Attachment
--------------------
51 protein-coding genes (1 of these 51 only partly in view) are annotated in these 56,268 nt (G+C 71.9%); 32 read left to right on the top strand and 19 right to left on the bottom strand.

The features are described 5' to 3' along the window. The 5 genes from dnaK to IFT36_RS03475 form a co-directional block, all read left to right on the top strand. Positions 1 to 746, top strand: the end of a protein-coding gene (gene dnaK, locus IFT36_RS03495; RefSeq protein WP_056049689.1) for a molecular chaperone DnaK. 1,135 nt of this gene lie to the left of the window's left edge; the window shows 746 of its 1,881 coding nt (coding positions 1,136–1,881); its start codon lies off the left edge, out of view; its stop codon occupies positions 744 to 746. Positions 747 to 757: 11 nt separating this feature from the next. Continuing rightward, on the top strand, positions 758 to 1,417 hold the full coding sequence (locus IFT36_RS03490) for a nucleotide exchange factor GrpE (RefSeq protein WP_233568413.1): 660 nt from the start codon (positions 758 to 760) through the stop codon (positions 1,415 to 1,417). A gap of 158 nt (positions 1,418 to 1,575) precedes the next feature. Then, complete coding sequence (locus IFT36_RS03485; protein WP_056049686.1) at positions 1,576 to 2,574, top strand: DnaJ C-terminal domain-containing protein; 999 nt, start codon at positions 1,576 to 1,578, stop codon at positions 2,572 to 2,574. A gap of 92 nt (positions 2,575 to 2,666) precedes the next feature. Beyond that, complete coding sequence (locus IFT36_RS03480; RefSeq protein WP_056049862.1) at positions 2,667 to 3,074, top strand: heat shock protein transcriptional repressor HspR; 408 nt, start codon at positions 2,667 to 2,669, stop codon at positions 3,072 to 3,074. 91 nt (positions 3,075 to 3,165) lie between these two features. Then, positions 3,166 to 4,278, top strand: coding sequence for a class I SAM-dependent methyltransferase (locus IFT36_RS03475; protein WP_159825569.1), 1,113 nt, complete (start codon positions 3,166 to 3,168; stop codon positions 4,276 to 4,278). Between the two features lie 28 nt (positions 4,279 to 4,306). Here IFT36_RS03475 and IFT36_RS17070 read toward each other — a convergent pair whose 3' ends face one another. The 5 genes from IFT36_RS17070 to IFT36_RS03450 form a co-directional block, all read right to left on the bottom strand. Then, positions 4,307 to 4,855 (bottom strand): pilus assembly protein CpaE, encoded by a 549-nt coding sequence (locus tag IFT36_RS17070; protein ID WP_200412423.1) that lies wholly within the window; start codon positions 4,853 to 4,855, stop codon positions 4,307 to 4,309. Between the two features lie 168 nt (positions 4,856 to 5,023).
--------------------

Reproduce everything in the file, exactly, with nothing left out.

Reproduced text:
51 protein-coding genes (1 of these 51 only partly in view) are annotated in these 56,268 nt (G+C 71.9%); 32 read left to right on the top strand and 19 right to left on the bottom strand.

The features are described 5' to 3' along the window. The 5 genes from dnaK to IFT36_RS03475 form a co-directional block, all read left to right on the top strand. Positions 1 to 746, top strand: the end of a protein-coding gene (gene dnaK, locus IFT36_RS03495; RefSeq protein WP_056049689.1) for a molecular chaperone DnaK. 1,135 nt of this gene lie to the left of the window's left edge; the window shows 746 of its 1,881 coding nt (coding positions 1,136–1,881); its start codon lies off the left edge, out of view; its stop codon occupies positions 744 to 746. Positions 747 to 757: 11 nt separating this feature from the next. Continuing rightward, on the top strand, positions 758 to 1,417 hold the full coding sequence (locus IFT36_RS03490) for a nucleotide exchange factor GrpE (RefSeq protein WP_233568413.1): 660 nt from the start codon (positions 758 to 760) through the stop codon (positions 1,415 to 1,417). A gap of 158 nt (positions 1,418 to 1,575) precedes the next feature. Then, complete coding sequence (locus IFT36_RS03485; protein WP_056049686.1) at positions 1,576 to 2,574, top strand: DnaJ C-terminal domain-containing protein; 999 nt, start codon at positions 1,576 to 1,578, stop codon at positions 2,572 to 2,574. A gap of 92 nt (positions 2,575 to 2,666) precedes the next feature. Beyond that, complete coding sequence (locus IFT36_RS03480; RefSeq protein WP_056049862.1) at positions 2,667 to 3,074, top strand: heat shock protein transcriptional repressor HspR; 408 nt, start codon at positions 2,667 to 2,669, stop codon at positions 3,072 to 3,074. 91 nt (positions 3,075 to 3,165) lie between these two features. Then, positions 3,166 to 4,278, top strand: coding sequence for a class I SAM-dependent methyltransferase (locus IFT36_RS03475; protein WP_159825569.1), 1,113 nt, complete (start codon positions 3,166 to 3,168; stop codon positions 4,276 to 4,278). Between the two features lie 28 nt (positions 4,279 to 4,306). Here IFT36_RS03475 and IFT36_RS17070 read toward each other — a convergent pair whose 3' ends face one another. The 5 genes from IFT36_RS17070 to IFT36_RS03450 form a co-directional block, all read right to left on the bottom strand. Then, positions 4,307 to 4,855 (bottom strand): pilus assembly protein CpaE, encoded by a 549-nt coding sequence (locus tag IFT36_RS17070; protein ID WP_200412423.1) that lies wholly within the window; start codon positions 4,853 to 4,855, stop codon positions 4,307 to 4,309. Between the two features lie 168 nt (positions 4,856 to 5,023).